South African mountain biking will have its own north vs. south contest on Saturday, January 29, when pro racers line up for the start of the 120km, UCI category 2 MTN Barberton marathon.
David George (360 Life), a born and bred Capetonian, will represent the south and Max Knox (DCM), who grew up in Sabie, the north. Their duel on mountain bikes has the makings of a classic battle that might even go down to the wire with the two of them sprinting to the line.
Knox can claim to be the indisputable mountain biking king of Barberton, because he has never been beaten in this marathon.
Last year's victory was according to the book for Knox. "Ground control, we have completed our lift-off and is up and away at fast speed." This is how Knox's attack on the last big climb was could have been described by bystanders last year.
After about 80 kilometers of hard racing, Knox, Burry Stander and Kevin Evans were still racing neck and neck and it seemed to be anyone's race. But in a matter of three minutes, at the bottom of the climb, the situation changed dramatically.
Knox attacked and literally just flew away from Stander and Evans. They had no answer and had to look on as Knox disappeared from their sight, increasing his advantage with every pedal stroke. In the end he finished more than 10 minutes ahead of Stander and Evans.
Knox only laughed when he was reminded of his heroic effort. "That is all history now. I cannot allow myself the luxury of dwelling on the past forever. On Saturday, there will be a new race with new challenges.
"To be honest, I really, really want to win. MTN's Barberton and Sabie marathons are definitely two of the most important races for me, because I am a born and bred Lowvelder," said Knox. "The important consideration for me is not to become too obsessed about winning, because usually that is when you end up making stupid mistakes. I can only promise that I will give it my all to win. Hopefully it will be enough to ensure a victory."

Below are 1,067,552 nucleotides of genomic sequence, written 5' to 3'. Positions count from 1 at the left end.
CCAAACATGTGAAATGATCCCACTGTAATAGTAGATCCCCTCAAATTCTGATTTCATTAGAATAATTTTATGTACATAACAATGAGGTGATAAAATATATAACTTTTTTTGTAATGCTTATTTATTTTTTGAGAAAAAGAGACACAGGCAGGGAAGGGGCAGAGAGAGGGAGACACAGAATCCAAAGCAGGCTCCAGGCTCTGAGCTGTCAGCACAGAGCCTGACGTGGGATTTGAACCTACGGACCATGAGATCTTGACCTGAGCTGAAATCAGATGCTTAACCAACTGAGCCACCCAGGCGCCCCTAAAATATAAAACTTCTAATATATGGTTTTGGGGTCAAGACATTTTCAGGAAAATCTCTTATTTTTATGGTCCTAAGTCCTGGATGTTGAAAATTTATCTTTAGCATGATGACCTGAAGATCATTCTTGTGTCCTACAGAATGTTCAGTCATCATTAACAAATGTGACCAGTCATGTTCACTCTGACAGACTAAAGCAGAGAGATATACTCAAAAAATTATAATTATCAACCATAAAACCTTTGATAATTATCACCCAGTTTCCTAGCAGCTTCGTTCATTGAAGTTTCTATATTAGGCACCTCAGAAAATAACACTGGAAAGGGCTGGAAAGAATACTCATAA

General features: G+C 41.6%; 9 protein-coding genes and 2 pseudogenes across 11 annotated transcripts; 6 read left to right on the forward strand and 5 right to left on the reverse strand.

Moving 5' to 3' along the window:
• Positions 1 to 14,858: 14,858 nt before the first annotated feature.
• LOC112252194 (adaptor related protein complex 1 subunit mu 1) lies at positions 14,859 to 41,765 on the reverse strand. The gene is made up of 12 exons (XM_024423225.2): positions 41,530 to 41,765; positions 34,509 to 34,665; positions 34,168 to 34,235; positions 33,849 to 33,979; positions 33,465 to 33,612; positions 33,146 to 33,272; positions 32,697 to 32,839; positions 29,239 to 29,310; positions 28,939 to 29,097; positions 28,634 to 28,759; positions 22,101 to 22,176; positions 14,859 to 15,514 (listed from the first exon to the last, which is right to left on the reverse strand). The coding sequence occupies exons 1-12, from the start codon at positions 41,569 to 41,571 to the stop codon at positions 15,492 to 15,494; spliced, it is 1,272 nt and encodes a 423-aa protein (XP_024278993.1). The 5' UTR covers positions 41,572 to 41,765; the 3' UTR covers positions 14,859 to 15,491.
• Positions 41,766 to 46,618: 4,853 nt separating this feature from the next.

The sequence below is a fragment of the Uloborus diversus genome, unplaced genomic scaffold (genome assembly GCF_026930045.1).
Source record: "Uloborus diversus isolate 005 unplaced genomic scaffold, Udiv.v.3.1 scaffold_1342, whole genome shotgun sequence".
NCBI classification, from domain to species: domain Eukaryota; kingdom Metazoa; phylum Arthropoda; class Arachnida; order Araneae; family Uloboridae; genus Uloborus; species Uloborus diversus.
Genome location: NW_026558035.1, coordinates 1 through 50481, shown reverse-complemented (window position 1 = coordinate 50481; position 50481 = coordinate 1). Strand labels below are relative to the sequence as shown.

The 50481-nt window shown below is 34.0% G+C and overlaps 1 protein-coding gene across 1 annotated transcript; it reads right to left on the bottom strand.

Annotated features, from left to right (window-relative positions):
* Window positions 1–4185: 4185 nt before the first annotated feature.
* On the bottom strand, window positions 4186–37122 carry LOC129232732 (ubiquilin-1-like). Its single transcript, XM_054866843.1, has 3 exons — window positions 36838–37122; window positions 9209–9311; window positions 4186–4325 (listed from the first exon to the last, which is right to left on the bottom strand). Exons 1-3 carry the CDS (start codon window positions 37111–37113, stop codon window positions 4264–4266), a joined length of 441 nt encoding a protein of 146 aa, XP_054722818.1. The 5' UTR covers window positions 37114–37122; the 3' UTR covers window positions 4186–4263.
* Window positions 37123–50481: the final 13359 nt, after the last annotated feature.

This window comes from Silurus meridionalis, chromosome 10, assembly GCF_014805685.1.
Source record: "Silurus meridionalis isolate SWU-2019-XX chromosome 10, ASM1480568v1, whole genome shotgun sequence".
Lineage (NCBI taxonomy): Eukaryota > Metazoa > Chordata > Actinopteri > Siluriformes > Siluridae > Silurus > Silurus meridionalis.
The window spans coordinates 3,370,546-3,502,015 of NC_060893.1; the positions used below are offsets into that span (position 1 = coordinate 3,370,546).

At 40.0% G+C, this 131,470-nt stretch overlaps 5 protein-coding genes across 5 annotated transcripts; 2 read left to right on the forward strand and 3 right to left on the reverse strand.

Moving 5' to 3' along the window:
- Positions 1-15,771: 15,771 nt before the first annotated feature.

The constant rain since December is definitely one of the hottest conversation topics at the moment. It is, therefore, understandable that the most important question is whether or not it will rain on Saturday.
Knox reckons it will not, but quickly added that the weather in the Lowveld is very unpredictable. "We will only really know what the weather is like when we get to the starting line. The one thing I do know is that it will be muddy," said Knox.
Because the MTN Barberton marathon is not very technical, Knox predicts that the race will again be won on the last climb. The secret for winning, therefore, will be to stay with the race leaders, while also conserving as much energy as possible for a big assault on the final climb.
With his victory in the MTN Attakwas earlier this month, George has proven that he is now a true mountain biker in every sense of the word. In the past, George could climb with the best, but he tended to lose time when the race became very technical. This is not the case any longer.
It will definitely count in George's favour that he and his 360Life teammate, Kevin Evans, have been training in Clarens during the past two weeks. On Tuesday they did a six-hour training ride.
"A big problem for me when racing in Barberton has always been the altitude, but I don't think it will be such a problem this time because my body has had an opportunity to adapt to the higher altitude."
As is the case with Knox, George is not one for making bold predictions on winning. "I am definitely racing to win, but mountain biking is always unpredictable. You never know what will happen," said George.
Evans, last year's overall winner of the MTN series, will be racing for the first time after his appendectomy. He made it clear that it was highly unlikely for him to win. "I see Saturday's race as just another hard training session."
Adrien Niyonshuti (MTN Qhubeka), Brandon Stewart (DCM), Mannie Heymans (Garmin-adidas) and Ben-Melt Swanepoel (Specialized) are the other riders who have a realistic chance of finishing on the podium.
Thank you for signing up to Cycling News. You will receive a verification email shortly.
There was a problem. Please refresh the page and try again.